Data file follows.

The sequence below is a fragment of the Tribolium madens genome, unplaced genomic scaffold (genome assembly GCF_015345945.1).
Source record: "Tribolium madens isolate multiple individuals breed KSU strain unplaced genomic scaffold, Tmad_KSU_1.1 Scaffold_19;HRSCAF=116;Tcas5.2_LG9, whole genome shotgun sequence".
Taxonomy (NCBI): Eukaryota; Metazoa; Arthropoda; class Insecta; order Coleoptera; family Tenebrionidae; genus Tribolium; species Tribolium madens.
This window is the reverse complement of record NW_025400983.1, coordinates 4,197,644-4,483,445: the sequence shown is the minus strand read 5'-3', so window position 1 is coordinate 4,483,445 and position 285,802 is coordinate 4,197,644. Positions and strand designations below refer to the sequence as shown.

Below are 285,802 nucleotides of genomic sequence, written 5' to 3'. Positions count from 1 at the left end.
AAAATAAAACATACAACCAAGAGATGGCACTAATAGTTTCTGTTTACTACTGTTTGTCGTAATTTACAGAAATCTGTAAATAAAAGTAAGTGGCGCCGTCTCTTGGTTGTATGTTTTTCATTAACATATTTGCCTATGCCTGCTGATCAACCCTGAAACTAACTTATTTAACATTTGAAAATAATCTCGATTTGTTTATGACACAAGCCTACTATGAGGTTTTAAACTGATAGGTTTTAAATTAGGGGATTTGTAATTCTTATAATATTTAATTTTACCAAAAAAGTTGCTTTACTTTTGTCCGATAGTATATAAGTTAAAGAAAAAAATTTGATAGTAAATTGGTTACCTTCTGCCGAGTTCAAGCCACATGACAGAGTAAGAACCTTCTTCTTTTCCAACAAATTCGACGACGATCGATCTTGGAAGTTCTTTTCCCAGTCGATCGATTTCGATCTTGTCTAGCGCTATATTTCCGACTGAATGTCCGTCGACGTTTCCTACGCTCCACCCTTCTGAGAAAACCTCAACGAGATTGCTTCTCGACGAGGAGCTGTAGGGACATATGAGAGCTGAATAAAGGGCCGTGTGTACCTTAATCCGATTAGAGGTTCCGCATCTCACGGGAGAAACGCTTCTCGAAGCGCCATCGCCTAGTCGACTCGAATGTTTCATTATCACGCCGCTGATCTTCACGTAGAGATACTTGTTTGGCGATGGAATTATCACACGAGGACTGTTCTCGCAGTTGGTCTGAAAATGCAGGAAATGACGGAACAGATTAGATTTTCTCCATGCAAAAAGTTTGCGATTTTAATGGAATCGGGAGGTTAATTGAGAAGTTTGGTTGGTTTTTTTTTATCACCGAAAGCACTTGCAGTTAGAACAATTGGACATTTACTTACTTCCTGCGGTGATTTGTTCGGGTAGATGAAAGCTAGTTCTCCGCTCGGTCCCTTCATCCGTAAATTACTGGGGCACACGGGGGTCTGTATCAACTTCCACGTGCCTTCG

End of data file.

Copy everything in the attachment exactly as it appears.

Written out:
The sequence below is a fragment of the Tribolium madens genome, unplaced genomic scaffold (genome assembly GCF_015345945.1).
Source record: "Tribolium madens isolate multiple individuals breed KSU strain unplaced genomic scaffold, Tmad_KSU_1.1 Scaffold_19;HRSCAF=116;Tcas5.2_LG9, whole genome shotgun sequence".
Taxonomy (NCBI): Eukaryota; Metazoa; Arthropoda; class Insecta; order Coleoptera; family Tenebrionidae; genus Tribolium; species Tribolium madens.
This window is the reverse complement of record NW_025400983.1, coordinates 4,197,644-4,483,445: the sequence shown is the minus strand read 5'-3', so window position 1 is coordinate 4,483,445 and position 285,802 is coordinate 4,197,644. Positions and strand designations below refer to the sequence as shown.

Below are 285,802 nucleotides of genomic sequence, written 5' to 3'. Positions count from 1 at the left end.
AAAATAAAACATACAACCAAGAGATGGCACTAATAGTTTCTGTTTACTACTGTTTGTCGTAATTTACAGAAATCTGTAAATAAAAGTAAGTGGCGCCGTCTCTTGGTTGTATGTTTTTCATTAACATATTTGCCTATGCCTGCTGATCAACCCTGAAACTAACTTATTTAACATTTGAAAATAATCTCGATTTGTTTATGACACAAGCCTACTATGAGGTTTTAAACTGATAGGTTTTAAATTAGGGGATTTGTAATTCTTATAATATTTAATTTTACCAAAAAAGTTGCTTTACTTTTGTCCGATAGTATATAAGTTAAAGAAAAAAATTTGATAGTAAATTGGTTACCTTCTGCCGAGTTCAAGCCACATGACAGAGTAAGAACCTTCTTCTTTTCCAACAAATTCGACGACGATCGATCTTGGAAGTTCTTTTCCCAGTCGATCGATTTCGATCTTGTCTAGCGCTATATTTCCGACTGAATGTCCGTCGACGTTTCCTACGCTCCACCCTTCTGAGAAAACCTCAACGAGATTGCTTCTCGACGAGGAGCTGTAGGGACATATGAGAGCTGAATAAAGGGCCGTGTGTACCTTAATCCGATTAGAGGTTCCGCATCTCACGGGAGAAACGCTTCTCGAAGCGCCATCGCCTAGTCGACTCGAATGTTTCATTATCACGCCGCTGATCTTCACGTAGAGATACTTGTTTGGCGATGGAATTATCACACGAGGACTGTTCTCGCAGTTGGTCTGAAAATGCAGGAAATGACGGAACAGATTAGATTTTCTCCATGCAAAAAGTTTGCGATTTTAATGGAATCGGGAGGTTAATTGAGAAGTTTGGTTGGTTTTTTTTTATCACCGAAAGCACTTGCAGTTAGAACAATTGGACATTTACTTACTTCCTGCGGTGATTTGTTCGGGTAGATGAAAGCTAGTTCTCCGCTCGGTCCCTTCATCCGTAAATTACTGGGGCACACGGGGGTCTGTATCAACTTCCACGTGCCTTCG